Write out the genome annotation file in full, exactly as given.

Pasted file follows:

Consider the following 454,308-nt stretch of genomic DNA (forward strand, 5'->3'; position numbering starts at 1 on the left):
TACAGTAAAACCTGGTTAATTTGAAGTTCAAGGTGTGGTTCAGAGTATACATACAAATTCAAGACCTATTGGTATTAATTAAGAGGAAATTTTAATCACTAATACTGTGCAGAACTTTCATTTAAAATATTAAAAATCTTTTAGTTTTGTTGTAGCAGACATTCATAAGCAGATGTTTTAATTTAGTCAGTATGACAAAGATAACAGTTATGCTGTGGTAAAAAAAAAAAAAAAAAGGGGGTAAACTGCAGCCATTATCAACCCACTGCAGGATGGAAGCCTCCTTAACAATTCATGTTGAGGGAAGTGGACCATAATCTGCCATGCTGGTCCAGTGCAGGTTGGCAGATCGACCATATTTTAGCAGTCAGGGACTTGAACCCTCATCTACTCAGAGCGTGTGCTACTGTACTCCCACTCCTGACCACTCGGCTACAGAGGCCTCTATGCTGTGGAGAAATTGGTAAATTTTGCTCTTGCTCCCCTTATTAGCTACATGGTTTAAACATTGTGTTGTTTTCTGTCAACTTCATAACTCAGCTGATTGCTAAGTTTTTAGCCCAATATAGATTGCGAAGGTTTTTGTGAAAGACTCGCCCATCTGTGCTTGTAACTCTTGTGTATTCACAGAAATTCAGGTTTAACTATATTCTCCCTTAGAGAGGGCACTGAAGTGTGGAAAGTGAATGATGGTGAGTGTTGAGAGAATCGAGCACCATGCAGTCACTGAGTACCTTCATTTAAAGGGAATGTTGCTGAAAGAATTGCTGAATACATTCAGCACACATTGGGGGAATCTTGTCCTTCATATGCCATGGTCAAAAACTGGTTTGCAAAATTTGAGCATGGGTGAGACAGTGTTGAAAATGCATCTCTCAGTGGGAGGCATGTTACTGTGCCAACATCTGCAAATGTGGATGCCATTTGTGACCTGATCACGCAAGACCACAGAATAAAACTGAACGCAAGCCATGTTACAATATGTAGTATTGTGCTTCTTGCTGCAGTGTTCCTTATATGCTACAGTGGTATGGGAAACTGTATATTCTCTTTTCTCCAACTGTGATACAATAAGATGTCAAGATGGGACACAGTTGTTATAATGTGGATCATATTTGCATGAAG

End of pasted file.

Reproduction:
Consider the following 454,308-nt stretch of genomic DNA (forward strand, 5'->3'; position numbering starts at 1 on the left):
TACAGTAAAACCTGGTTAATTTGAAGTTCAAGGTGTGGTTCAGAGTATACATACAAATTCAAGACCTATTGGTATTAATTAAGAGGAAATTTTAATCACTAATACTGTGCAGAACTTTCATTTAAAATATTAAAAATCTTTTAGTTTTGTTGTAGCAGACATTCATAAGCAGATGTTTTAATTTAGTCAGTATGACAAAGATAACAGTTATGCTGTGGTAAAAAAAAAAAAAAAAAGGGGGTAAACTGCAGCCATTATCAACCCACTGCAGGATGGAAGCCTCCTTAACAATTCATGTTGAGGGAAGTGGACCATAATCTGCCATGCTGGTCCAGTGCAGGTTGGCAGATCGACCATATTTTAGCAGTCAGGGACTTGAACCCTCATCTACTCAGAGCGTGTGCTACTGTACTCCCACTCCTGACCACTCGGCTACAGAGGCCTCTATGCTGTGGAGAAATTGGTAAATTTTGCTCTTGCTCCCCTTATTAGCTACATGGTTTAAACATTGTGTTGTTTTCTGTCAACTTCATAACTCAGCTGATTGCTAAGTTTTTAGCCCAATATAGATTGCGAAGGTTTTTGTGAAAGACTCGCCCATCTGTGCTTGTAACTCTTGTGTATTCACAGAAATTCAGGTTTAACTATATTCTCCCTTAGAGAGGGCACTGAAGTGTGGAAAGTGAATGATGGTGAGTGTTGAGAGAATCGAGCACCATGCAGTCACTGAGTACCTTCATTTAAAGGGAATGTTGCTGAAAGAATTGCTGAATACATTCAGCACACATTGGGGGAATCTTGTCCTTCATATGCCATGGTCAAAAACTGGTTTGCAAAATTTGAGCATGGGTGAGACAGTGTTGAAAATGCATCTCTCAGTGGGAGGCATGTTACTGTGCCAACATCTGCAAATGTGGATGCCATTTGTGACCTGATCACGCAAGACCACAGAATAAAACTGAACGCAAGCCATGTTACAATATGTAGTATTGTGCTTCTTGCTGCAGTGTTCCTTATATGCTACAGTGGTATGGGAAACTGTATATTCTCTTTTCTCCAACTGTGATACAATAAGATGTCAAGATGGGACACAGTTGTTATAATGTGGATCATATTTGCATGAAG